Sure. Try G2 or Gatorade A.M. There's an overhyped sports drink for everyone!

Monday, April 21, 2008

Humor Me: The lost Kit Kat opportunity


Just about all of us regret a time when we played it safe. The time
we didn't pursue the exciting, but risky, career. The time we
didn't ask someone out for fear of rejection. The time we decided not
to sing the Kit Kat "Gimme a Break" song at a commercial audition.

Actually, that last "we" should be an "I." It was I who turned down
a brush with fame that may have rivaled my friend's appearance on
The Price is Right, during which he won a set of bedroom furniture
for identifying that Downy fabric softener cost more than Bounce
dryer sheets.

His price was right in 1991, and I thought my timing was right in
1996. That's when Kit Kat filmed a commercial at the Arizona Daily
, where I was a sports writer. The premise of the commercial was
to show journalists hard at work until they stopped to enjoy some
"enticing chocolatey fingers," as Nestlé refers to Kit Kats.

The best part: Employees of the newspaper, not actors, would be the
stars of the commercial.

The newsroom was buzzing when the casting crew began taking
Polaroids of potential Kit Kat stars. I grinned for the camera in my typically
unphotogenic way, yet in a way that I thought reflected, "I am Everyman, and I will sell your Kit Kats."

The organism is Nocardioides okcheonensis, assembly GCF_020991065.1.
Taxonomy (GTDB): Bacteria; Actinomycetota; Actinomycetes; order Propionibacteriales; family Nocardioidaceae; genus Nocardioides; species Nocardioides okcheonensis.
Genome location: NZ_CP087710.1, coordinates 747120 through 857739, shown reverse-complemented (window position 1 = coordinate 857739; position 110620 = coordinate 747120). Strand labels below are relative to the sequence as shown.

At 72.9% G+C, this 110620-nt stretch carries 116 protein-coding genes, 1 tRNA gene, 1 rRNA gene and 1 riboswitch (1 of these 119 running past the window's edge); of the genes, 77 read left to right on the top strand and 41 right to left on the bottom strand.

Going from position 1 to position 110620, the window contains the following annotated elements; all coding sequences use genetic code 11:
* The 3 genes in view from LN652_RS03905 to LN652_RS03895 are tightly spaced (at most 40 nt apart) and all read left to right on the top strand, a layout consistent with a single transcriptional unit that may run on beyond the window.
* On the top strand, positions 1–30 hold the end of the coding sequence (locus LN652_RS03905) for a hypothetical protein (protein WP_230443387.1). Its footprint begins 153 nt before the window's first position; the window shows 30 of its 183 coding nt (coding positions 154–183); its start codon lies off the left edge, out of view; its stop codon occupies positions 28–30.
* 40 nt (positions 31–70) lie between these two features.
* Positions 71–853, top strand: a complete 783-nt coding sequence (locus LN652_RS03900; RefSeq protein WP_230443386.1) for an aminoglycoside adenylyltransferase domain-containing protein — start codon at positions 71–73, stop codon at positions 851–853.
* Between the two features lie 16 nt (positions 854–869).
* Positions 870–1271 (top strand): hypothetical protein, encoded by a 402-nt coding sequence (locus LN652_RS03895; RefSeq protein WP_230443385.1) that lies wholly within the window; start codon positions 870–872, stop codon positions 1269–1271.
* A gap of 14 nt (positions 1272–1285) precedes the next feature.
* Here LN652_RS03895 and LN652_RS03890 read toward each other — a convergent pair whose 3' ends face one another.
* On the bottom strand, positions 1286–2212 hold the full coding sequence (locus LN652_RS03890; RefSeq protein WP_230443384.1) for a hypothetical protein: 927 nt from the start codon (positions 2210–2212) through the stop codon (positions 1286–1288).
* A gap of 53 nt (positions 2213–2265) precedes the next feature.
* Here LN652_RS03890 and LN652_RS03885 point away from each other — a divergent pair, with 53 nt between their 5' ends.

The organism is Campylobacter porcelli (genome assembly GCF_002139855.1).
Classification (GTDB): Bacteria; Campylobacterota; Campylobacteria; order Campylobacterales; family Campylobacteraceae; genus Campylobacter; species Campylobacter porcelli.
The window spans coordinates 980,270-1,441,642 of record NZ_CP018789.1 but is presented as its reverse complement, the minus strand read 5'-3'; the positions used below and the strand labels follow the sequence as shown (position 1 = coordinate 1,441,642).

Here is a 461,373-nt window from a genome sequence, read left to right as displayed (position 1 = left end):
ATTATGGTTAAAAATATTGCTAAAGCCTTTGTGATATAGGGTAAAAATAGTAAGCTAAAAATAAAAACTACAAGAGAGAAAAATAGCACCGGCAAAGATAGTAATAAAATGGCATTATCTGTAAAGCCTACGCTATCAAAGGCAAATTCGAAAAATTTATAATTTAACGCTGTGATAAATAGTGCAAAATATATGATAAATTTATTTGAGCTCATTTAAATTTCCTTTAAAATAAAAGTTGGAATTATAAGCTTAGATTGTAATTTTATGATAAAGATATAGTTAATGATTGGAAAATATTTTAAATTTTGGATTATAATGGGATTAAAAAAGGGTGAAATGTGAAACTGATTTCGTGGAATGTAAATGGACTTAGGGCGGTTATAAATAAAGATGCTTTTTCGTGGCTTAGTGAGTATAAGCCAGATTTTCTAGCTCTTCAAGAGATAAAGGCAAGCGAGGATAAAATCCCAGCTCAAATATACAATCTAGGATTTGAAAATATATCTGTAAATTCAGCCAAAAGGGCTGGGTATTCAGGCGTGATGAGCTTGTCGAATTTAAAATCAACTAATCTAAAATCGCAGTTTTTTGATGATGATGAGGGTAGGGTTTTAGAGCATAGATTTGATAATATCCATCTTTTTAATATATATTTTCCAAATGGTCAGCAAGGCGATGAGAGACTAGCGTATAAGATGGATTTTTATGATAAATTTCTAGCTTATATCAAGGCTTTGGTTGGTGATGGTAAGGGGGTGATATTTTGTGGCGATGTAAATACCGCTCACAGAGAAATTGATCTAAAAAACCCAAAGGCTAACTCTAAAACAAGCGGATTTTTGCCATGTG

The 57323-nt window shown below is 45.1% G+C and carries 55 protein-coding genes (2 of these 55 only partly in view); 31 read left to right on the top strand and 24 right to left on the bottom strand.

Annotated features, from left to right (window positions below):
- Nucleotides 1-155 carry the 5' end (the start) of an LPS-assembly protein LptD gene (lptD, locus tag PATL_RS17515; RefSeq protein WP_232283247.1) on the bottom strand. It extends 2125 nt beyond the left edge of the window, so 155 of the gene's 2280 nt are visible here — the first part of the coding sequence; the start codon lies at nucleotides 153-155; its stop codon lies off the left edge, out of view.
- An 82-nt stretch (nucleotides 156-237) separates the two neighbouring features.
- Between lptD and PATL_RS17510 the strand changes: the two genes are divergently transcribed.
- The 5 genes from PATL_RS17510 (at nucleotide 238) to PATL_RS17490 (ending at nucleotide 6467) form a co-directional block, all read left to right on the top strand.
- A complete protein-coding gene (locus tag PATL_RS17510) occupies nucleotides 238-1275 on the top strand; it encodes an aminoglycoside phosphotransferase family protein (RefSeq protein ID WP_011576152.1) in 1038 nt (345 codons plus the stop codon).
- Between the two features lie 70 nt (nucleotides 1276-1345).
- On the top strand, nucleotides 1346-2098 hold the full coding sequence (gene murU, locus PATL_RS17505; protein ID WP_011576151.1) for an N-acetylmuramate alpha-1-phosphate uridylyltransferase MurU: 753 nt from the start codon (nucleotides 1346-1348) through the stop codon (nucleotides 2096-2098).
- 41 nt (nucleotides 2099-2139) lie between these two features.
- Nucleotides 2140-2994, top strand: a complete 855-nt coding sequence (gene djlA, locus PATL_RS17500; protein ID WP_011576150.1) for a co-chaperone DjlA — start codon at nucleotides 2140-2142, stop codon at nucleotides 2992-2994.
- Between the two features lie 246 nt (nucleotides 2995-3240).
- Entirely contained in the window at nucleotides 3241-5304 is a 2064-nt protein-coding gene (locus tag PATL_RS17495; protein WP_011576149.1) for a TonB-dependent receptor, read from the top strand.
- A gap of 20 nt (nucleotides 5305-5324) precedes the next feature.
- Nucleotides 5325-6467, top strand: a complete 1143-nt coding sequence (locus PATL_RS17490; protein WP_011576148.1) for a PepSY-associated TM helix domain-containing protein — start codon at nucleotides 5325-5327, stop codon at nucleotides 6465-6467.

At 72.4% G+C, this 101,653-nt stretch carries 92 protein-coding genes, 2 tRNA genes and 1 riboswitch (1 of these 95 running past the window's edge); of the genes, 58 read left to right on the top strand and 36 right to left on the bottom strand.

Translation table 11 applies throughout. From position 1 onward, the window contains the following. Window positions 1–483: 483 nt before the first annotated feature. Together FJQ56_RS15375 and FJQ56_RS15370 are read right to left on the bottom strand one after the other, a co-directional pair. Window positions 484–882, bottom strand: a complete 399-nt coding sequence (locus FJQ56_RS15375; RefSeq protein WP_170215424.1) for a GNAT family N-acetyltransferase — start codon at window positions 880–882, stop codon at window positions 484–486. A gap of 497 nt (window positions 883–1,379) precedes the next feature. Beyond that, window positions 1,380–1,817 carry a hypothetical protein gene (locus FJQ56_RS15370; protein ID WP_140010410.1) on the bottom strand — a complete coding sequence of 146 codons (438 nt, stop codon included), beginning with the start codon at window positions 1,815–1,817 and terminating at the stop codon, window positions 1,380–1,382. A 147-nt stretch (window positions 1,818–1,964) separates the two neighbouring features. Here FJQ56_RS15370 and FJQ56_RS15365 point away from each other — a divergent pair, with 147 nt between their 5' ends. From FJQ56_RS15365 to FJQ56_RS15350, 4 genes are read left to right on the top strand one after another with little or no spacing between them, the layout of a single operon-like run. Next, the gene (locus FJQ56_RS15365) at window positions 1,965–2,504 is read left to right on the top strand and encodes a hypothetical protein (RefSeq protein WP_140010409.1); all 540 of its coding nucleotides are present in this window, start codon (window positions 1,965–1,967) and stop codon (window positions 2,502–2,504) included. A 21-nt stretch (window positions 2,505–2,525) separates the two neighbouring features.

The next day, I was asked to audition. Actually, pretty much everyone was asked, but I felt special enough to entertain some ridiculous thoughts.

What if I'm so good in the commercial that Kit Kat hires me for another one? Could a commanding Kit Kat performance earn me more acting work? Would I someday be McChicken Eater No. 2 in a McDonald's commercial, announce that my heart burns for Pepcid AC, or describe how Snickers really satisfies?

I was out of control. But my acting fantasy didn't last long. It was over as soon as I learned what I would be doing in the audition.

"We'll just ask you to sing the Kit Kat song and dance a little," the Kit Kat representative said.

Sing and dance? Somehow I thought this commercial would be different from the other Kit Kat ads. I thought it would be different because, of all the strange things I have seen in a newsroom, I have never witnessed a reporter dancing with a Kit Kat.